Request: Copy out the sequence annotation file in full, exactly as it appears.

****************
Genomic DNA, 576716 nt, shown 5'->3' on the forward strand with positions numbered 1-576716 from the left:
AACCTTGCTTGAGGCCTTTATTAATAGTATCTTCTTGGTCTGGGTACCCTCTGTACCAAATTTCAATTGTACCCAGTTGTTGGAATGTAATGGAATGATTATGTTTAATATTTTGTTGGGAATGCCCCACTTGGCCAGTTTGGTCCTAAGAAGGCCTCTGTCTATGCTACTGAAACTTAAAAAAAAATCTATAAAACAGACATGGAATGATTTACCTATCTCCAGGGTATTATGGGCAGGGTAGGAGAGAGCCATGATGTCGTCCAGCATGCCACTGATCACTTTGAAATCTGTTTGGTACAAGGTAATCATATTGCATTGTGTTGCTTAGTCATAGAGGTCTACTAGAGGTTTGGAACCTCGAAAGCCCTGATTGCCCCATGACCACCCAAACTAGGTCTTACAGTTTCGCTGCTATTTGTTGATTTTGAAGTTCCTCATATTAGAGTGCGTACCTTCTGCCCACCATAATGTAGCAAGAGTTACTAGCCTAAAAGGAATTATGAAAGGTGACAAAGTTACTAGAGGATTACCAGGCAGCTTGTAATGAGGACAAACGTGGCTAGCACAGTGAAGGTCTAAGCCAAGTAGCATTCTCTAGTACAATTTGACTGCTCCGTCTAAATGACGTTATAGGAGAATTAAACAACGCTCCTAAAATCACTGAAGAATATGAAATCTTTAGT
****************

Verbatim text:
Genomic DNA, 576716 nt, shown 5'->3' on the forward strand with positions numbered 1-576716 from the left:
AACCTTGCTTGAGGCCTTTATTAATAGTATCTTCTTGGTCTGGGTACCCTCTGTACCAAATTTCAATTGTACCCAGTTGTTGGAATGTAATGGAATGATTATGTTTAATATTTTGTTGGGAATGCCCCACTTGGCCAGTTTGGTCCTAAGAAGGCCTCTGTCTATGCTACTGAAACTTAAAAAAAAATCTATAAAACAGACATGGAATGATTTACCTATCTCCAGGGTATTATGGGCAGGGTAGGAGAGAGCCATGATGTCGTCCAGCATGCCACTGATCACTTTGAAATCTGTTTGGTACAAGGTAATCATATTGCATTGTGTTGCTTAGTCATAGAGGTCTACTAGAGGTTTGGAACCTCGAAAGCCCTGATTGCCCCATGACCACCCAAACTAGGTCTTACAGTTTCGCTGCTATTTGTTGATTTTGAAGTTCCTCATATTAGAGTGCGTACCTTCTGCCCACCATAATGTAGCAAGAGTTACTAGCCTAAAAGGAATTATGAAAGGTGACAAAGTTACTAGAGGATTACCAGGCAGCTTGTAATGAGGACAAACGTGGCTAGCACAGTGAAGGTCTAAGCCAAGTAGCATTCTCTAGTACAATTTGACTGCTCCGTCTAAATGACGTTATAGGAGAATTAAACAACGCTCCTAAAATCACTGAAGAATATGAAATCTTTAGT